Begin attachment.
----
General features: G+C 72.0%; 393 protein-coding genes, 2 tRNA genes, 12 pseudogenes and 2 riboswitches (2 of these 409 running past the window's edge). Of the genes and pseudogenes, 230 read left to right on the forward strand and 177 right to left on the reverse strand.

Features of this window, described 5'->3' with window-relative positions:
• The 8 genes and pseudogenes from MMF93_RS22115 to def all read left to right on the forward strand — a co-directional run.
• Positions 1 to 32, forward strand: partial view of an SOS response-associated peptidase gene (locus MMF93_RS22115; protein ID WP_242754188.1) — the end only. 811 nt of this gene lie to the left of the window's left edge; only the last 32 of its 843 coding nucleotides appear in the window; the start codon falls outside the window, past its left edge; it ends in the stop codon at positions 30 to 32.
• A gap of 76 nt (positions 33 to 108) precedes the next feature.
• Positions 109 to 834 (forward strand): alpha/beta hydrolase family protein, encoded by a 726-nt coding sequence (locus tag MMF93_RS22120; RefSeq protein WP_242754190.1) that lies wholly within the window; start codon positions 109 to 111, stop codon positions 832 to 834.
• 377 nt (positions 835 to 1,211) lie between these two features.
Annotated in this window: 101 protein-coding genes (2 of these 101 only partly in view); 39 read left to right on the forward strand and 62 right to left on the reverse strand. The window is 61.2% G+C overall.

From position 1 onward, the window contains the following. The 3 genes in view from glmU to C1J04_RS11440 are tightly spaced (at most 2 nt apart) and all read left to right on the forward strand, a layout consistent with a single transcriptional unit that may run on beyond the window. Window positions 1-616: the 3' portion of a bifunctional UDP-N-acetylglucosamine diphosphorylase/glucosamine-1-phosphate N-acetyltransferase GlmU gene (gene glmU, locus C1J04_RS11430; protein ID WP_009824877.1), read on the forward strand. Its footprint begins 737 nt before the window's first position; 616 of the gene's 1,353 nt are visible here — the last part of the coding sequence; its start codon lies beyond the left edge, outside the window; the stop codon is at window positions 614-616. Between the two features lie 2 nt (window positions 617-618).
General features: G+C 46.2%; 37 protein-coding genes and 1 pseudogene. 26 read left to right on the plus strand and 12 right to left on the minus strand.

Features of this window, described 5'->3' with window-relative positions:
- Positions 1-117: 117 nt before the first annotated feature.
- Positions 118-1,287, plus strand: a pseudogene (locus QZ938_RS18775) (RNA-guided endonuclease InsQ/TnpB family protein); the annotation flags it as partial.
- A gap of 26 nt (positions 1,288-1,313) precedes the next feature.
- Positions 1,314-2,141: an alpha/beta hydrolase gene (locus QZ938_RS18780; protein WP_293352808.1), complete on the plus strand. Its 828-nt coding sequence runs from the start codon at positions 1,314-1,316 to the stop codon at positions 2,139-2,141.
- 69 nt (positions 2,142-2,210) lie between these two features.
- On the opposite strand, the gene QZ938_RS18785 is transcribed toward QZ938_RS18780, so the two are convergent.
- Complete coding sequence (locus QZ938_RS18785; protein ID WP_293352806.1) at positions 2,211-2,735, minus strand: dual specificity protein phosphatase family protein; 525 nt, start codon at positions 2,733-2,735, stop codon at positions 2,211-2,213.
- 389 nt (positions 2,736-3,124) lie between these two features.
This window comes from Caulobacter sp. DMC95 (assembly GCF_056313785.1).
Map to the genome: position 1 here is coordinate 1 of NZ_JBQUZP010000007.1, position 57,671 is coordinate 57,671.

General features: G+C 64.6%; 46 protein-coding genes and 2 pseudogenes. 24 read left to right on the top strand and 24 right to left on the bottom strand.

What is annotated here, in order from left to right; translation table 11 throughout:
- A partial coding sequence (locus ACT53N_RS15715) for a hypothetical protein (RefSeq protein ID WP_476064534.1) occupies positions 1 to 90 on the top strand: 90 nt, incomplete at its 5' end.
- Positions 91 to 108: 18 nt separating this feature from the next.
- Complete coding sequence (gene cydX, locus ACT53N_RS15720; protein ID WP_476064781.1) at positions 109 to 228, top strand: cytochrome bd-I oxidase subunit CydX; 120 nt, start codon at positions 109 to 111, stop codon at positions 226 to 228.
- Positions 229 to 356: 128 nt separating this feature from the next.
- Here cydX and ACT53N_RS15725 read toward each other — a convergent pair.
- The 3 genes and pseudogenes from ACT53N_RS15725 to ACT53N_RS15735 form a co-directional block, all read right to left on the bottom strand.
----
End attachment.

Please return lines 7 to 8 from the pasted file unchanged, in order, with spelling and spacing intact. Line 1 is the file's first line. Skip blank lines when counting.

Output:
• 377 nt (positions 835 to 1,211) lie between these two features.
Annotated in this window: 101 protein-coding genes (2 of these 101 only partly in view); 39 read left to right on the forward strand and 62 right to left on the reverse strand. The window is 61.2% G+C overall.